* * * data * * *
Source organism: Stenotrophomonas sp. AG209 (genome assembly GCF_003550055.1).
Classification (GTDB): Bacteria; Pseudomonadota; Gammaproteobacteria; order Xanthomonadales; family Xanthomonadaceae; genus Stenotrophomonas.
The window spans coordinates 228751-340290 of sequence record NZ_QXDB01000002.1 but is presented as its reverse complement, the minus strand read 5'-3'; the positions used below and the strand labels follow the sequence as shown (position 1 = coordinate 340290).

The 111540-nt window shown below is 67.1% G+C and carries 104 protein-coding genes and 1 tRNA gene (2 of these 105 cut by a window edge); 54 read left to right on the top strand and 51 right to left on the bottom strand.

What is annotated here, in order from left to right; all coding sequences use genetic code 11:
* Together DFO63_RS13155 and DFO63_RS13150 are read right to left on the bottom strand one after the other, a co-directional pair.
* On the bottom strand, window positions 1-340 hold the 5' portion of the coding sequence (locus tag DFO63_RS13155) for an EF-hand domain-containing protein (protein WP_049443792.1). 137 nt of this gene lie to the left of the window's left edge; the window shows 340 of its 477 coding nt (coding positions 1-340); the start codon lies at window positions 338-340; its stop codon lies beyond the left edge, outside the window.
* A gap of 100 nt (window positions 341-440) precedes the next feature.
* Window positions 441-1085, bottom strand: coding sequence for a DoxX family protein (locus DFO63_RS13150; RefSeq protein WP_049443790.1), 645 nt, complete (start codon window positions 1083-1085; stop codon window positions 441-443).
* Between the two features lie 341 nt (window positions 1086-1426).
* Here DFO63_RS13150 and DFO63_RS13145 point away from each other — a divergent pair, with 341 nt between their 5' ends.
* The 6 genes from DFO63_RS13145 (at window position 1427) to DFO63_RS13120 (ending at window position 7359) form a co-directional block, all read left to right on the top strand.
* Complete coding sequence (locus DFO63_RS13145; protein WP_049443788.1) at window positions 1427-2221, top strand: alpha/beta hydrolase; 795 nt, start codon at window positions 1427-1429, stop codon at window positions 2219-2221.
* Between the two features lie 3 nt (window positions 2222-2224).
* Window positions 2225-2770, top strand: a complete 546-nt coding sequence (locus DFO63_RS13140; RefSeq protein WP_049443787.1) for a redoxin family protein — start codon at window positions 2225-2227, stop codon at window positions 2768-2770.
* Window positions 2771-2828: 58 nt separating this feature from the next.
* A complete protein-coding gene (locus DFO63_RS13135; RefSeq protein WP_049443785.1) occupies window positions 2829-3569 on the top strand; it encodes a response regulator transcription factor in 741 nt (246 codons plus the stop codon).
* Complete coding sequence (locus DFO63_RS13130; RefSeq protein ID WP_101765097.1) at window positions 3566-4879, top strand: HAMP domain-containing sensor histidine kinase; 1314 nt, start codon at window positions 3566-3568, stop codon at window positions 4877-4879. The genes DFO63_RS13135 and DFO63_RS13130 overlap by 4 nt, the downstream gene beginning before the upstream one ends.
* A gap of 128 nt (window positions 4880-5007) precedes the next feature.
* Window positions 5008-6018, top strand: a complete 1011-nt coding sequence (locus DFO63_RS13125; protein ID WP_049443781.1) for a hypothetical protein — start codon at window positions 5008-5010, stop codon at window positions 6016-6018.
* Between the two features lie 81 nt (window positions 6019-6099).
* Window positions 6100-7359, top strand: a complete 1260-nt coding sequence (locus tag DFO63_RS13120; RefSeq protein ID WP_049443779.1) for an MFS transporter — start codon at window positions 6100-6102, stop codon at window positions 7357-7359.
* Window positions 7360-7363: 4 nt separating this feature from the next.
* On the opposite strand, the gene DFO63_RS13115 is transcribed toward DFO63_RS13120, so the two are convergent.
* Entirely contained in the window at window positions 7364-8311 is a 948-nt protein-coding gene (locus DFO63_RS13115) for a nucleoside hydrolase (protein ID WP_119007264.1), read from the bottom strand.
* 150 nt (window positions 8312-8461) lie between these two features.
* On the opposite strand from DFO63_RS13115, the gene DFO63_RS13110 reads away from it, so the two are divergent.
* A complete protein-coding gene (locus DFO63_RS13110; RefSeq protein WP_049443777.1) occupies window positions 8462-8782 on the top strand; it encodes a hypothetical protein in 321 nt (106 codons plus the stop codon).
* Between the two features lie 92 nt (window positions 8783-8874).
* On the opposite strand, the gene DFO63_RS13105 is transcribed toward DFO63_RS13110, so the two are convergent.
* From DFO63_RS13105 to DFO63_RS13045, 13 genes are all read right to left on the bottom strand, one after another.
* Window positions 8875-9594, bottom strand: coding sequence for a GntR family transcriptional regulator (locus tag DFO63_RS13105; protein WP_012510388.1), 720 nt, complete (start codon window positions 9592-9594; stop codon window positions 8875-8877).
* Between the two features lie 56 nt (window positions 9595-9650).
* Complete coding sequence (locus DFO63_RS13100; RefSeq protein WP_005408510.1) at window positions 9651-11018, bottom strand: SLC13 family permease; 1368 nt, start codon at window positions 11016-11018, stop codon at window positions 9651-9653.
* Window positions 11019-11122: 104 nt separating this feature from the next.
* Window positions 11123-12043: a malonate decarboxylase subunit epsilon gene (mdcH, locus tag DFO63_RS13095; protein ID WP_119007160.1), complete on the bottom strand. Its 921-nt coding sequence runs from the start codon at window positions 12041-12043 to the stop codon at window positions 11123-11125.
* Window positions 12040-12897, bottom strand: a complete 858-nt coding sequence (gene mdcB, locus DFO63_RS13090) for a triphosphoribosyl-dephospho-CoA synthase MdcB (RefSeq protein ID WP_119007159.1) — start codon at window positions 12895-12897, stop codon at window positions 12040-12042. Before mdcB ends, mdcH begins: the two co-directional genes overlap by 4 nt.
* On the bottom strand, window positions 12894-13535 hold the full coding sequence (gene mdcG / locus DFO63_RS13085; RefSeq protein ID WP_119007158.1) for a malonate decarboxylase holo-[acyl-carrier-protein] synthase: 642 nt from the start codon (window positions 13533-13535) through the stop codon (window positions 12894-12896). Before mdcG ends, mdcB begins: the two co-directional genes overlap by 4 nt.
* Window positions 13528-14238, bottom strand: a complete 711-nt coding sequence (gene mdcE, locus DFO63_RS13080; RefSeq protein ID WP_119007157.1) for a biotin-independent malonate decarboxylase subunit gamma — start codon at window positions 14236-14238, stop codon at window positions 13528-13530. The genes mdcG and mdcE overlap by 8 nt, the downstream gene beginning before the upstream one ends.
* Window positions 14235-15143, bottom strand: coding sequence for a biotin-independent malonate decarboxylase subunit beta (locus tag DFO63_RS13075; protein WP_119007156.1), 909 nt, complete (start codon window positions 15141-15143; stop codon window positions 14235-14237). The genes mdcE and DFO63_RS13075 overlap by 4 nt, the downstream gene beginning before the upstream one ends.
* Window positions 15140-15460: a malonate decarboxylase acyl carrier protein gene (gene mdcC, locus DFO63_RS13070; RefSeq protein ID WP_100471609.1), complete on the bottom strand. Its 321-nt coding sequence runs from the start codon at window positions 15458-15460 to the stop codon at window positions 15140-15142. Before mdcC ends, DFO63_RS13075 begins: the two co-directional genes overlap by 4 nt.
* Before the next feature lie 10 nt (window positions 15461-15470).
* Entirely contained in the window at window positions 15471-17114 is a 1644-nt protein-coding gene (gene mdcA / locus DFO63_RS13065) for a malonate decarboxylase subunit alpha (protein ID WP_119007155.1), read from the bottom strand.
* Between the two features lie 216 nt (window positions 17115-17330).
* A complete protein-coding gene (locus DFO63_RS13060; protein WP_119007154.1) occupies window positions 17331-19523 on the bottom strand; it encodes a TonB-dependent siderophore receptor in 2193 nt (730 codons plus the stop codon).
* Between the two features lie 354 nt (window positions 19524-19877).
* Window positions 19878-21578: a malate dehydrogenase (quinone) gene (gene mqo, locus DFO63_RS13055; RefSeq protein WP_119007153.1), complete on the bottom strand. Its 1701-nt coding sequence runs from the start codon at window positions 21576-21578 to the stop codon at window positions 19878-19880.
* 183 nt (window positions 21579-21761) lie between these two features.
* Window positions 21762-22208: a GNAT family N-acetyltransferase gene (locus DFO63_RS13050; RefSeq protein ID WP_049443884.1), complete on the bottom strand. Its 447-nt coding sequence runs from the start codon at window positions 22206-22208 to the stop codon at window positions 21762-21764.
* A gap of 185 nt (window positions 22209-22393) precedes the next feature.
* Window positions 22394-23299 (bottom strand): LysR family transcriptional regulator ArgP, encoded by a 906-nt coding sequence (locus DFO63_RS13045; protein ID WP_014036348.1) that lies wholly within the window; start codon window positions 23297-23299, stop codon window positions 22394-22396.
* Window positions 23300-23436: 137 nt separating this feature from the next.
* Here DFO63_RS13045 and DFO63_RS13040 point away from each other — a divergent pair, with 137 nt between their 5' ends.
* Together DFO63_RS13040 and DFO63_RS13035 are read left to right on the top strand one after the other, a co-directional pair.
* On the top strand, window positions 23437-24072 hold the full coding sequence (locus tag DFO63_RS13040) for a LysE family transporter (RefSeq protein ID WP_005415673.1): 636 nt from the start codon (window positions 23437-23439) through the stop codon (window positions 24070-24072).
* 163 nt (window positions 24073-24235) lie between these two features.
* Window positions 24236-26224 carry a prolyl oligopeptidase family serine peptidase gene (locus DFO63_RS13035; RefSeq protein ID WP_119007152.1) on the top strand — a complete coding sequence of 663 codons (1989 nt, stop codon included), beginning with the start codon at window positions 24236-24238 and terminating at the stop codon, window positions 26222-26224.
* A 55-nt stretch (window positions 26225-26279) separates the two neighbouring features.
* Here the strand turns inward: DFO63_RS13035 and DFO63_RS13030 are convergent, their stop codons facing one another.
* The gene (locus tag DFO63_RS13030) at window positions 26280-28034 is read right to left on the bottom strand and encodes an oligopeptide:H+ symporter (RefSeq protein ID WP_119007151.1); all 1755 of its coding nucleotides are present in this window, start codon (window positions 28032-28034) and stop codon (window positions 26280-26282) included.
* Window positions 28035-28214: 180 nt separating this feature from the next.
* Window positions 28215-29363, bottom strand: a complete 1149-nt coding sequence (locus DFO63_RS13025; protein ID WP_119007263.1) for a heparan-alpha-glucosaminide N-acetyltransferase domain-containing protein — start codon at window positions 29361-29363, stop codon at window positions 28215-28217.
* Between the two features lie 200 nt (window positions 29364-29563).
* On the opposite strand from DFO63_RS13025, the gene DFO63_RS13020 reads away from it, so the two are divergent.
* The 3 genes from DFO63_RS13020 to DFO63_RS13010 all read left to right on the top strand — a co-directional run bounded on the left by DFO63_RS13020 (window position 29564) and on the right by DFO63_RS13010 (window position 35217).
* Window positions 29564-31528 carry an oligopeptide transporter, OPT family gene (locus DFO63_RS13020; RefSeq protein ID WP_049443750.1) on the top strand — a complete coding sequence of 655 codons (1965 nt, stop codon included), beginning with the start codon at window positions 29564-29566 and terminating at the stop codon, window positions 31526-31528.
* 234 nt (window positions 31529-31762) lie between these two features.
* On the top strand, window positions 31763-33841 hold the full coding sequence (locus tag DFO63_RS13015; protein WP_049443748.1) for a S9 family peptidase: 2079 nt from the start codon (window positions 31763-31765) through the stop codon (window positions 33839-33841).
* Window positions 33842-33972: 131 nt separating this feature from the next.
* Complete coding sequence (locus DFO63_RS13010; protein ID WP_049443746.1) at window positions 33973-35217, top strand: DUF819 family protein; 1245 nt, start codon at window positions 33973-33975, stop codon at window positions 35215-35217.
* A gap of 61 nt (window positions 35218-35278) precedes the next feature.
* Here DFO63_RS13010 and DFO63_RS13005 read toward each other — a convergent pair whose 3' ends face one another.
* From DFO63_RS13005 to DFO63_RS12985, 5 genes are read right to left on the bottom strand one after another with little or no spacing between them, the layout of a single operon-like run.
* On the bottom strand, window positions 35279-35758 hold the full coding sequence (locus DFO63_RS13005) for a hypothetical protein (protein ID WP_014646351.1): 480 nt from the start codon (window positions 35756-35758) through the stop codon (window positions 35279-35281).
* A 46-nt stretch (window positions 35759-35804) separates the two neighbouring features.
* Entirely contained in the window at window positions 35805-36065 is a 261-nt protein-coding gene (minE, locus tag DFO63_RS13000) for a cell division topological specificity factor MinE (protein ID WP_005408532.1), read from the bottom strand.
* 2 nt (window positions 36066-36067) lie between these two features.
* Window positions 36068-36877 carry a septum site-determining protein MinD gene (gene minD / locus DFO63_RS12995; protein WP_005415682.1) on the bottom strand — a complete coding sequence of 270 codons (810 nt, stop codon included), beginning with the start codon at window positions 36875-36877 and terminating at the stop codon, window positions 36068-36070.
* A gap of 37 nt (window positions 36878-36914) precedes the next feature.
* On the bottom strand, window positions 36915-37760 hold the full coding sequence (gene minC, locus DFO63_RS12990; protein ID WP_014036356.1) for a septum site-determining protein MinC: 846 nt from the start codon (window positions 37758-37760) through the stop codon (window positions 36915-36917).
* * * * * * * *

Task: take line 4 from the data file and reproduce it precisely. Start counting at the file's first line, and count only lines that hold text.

The 111540-nt window shown below is 67.1% G+C and carries 104 protein-coding genes and 1 tRNA gene (2 of these 105 cut by a window edge); 54 read left to right on the top strand and 51 right to left on the bottom strand.